- Is peer review a good idea?
- Why would it be difficult to use a double blind procedure?
- What are the benefits of peer review?
- How do you become a peer reviewer?
- How does blinding reduce bias?
- What is the value of peer review?
- What is a blind review?
- What does a peer reviewer do?
- Do reviewers get paid?
- What is triple blind?
- What is the point of a double blind study?
- What is the difference between a blind and a double blind study?
- What is the double blind procedure?
- What’s wrong with peer review?
- How reliable is peer review?
- What is an example of a double blind study?
- What are the disadvantages of being blind?
- What is a good peer review?
- What is blind procedure?
- Is a control group always necessary?
- Are all clinical trials Double blind?
Is peer review a good idea?
Peer review’s limited effectiveness would perhaps not be a problem if it required little time and effort from scientists.
That is, we ask for empirical evidence that peer review makes for better science on science’s own terms..
Why would it be difficult to use a double blind procedure?
Common difficulties with the double-blind study Lack of adequate demographic controls When studies are BP (between patient), the patients are randomized such that essential demographics, such as age, sex, relevant facets of health such as blood pressure or weight, and sometimes racial/ethnic group are controlled for.
What are the benefits of peer review?
The major advantage of a peer review process is that peer-reviewed articles provide a trusted form of scientific communication. Since scientific knowledge is cumulative and builds on itself, this trust is particularly important.
How do you become a peer reviewer?
Become a ReviewerAsking a colleague who already reviews for a journal to recommend you.Networking with editors at professional conferences.Becoming a member of a learned society and then networking with other members in your area.Contacting journals directly to inquire if they are seeking new reviewers.More items…
How does blinding reduce bias?
Blinding aims to reduce the risk of bias that can be caused by an awareness of group assignment. With blinding, out- comes can be attributed to the intervention itself and not influenced by behaviour or assessment of outcomes that can result purely from knowledge of group allocation.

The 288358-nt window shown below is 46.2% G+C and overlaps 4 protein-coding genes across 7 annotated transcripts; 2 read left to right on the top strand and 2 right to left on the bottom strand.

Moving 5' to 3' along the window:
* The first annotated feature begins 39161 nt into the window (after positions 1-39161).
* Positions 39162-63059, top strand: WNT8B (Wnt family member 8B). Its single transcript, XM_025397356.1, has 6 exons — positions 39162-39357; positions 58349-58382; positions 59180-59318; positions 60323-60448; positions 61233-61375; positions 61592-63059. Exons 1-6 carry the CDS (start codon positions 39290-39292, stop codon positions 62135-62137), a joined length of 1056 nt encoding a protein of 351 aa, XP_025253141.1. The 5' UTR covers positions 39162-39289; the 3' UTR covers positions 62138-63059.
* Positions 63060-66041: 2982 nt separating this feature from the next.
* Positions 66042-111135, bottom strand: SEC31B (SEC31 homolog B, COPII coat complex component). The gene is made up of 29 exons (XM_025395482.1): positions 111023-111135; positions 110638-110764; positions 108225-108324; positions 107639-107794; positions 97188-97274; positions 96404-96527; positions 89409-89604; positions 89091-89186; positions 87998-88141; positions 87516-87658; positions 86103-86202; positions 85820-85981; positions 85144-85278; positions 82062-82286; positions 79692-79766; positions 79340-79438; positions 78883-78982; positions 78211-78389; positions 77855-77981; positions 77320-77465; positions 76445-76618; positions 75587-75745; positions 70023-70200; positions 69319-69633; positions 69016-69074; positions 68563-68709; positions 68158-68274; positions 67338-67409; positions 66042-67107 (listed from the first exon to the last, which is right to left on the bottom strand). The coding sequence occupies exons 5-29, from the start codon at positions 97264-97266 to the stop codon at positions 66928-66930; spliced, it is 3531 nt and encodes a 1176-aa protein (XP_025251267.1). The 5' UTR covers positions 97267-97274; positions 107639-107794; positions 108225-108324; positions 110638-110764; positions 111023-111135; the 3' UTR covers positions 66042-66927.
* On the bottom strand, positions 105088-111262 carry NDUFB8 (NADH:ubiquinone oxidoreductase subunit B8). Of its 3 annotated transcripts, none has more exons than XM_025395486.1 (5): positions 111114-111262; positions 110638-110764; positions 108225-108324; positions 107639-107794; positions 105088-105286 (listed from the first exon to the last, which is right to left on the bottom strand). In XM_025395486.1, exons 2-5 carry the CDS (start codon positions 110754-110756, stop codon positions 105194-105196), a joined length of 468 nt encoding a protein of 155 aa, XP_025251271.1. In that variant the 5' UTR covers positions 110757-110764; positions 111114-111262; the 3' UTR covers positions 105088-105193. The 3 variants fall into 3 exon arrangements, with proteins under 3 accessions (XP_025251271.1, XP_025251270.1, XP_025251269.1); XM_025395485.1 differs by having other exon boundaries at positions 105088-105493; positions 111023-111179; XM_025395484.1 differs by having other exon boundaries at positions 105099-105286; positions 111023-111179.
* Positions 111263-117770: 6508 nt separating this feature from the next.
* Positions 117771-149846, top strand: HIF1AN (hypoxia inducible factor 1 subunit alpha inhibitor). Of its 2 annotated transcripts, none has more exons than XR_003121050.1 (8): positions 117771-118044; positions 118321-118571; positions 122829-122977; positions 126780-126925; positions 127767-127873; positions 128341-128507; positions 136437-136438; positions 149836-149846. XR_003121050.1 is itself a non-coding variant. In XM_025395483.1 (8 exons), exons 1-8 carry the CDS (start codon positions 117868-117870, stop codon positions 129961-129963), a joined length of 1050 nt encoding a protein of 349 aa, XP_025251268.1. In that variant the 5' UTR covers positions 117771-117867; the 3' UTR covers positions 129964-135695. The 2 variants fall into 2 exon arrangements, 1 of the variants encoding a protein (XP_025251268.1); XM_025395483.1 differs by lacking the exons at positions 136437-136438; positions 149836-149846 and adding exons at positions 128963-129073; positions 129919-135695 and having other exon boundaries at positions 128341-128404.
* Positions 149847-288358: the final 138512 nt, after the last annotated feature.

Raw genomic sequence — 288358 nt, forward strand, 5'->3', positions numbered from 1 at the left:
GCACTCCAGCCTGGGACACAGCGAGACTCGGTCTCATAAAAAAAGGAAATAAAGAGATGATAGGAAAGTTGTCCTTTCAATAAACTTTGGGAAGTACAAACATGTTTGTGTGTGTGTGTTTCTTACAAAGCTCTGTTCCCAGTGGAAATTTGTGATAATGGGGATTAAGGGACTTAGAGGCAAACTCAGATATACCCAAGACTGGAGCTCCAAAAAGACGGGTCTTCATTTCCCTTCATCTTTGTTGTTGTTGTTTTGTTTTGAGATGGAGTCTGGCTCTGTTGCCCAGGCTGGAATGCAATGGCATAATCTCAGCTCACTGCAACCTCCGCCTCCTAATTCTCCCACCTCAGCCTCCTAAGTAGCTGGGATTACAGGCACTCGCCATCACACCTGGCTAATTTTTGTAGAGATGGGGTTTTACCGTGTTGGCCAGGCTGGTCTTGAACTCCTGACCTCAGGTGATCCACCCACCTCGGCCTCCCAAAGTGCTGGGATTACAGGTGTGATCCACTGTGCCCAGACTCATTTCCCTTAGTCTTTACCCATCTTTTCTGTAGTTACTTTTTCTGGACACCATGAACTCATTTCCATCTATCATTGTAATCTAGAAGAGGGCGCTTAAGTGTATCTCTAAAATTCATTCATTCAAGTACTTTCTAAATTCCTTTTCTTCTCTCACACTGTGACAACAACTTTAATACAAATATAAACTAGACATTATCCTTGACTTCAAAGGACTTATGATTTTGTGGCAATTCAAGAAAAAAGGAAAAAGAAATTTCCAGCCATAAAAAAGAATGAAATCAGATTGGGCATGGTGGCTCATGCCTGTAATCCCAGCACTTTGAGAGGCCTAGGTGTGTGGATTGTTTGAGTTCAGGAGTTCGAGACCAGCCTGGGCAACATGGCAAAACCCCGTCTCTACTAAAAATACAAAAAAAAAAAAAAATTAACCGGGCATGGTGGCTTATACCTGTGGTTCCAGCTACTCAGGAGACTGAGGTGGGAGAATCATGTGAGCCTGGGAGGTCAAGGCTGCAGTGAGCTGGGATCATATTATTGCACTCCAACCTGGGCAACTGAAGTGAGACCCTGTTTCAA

What is the value of peer review?
Peer review is designed to assess the validity, quality and often the originality of articles for publication. Its ultimate purpose is to maintain the integrity of science by filtering out invalid or poor quality articles.
What is a blind review?
The “blind” in single blind review refers to what information authors can see. In a single blind peer review, reviewers’ identities are kept hidden from authors. This is the traditional form of peer review, and it’s still the type that’s most common.
What does a peer reviewer do?
Peer review means that a board of scholarly reviewers in the subject area of the journal, review materials they publish for quality of research and adherence to editorial standards of the journal, before articles are accepted for publication.
Do reviewers get paid?
Journals earn money from subscriptions, article processing charges, etc. However, they do not pay anything to the peer reviewers. Researchers are sometimes paid for reviewing books or other written work. However, they are usually not paid for reviewing scientific papers.
What is triple blind?
Triple-blind (i.e., triple-masking) studies are randomized experiments in which the treatment or intervention is unknown to (a) the research participant, (b) the individual(s) who administer the treatment or intervention, and (c) the individual(s) who assess the outcomes.